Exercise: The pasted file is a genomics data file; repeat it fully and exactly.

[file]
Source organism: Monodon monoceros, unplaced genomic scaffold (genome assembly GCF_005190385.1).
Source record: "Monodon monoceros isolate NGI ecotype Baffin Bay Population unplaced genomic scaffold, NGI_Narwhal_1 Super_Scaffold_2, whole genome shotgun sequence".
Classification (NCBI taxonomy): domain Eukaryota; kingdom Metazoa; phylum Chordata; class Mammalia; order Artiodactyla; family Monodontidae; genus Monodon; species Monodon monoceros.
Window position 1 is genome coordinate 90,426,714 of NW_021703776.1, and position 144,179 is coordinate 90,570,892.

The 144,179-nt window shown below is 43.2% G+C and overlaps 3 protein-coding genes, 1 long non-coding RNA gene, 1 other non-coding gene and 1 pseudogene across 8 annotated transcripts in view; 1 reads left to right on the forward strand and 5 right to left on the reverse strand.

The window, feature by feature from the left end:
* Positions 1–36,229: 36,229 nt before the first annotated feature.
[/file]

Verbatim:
Source organism: Monodon monoceros, unplaced genomic scaffold (genome assembly GCF_005190385.1).
Source record: "Monodon monoceros isolate NGI ecotype Baffin Bay Population unplaced genomic scaffold, NGI_Narwhal_1 Super_Scaffold_2, whole genome shotgun sequence".
Classification (NCBI taxonomy): domain Eukaryota; kingdom Metazoa; phylum Chordata; class Mammalia; order Artiodactyla; family Monodontidae; genus Monodon; species Monodon monoceros.
Window position 1 is genome coordinate 90,426,714 of NW_021703776.1, and position 144,179 is coordinate 90,570,892.

The 144,179-nt window shown below is 43.2% G+C and overlaps 3 protein-coding genes, 1 long non-coding RNA gene, 1 other non-coding gene and 1 pseudogene across 8 annotated transcripts in view; 1 reads left to right on the forward strand and 5 right to left on the reverse strand.

The window, feature by feature from the left end:
* Positions 1–36,229: 36,229 nt before the first annotated feature.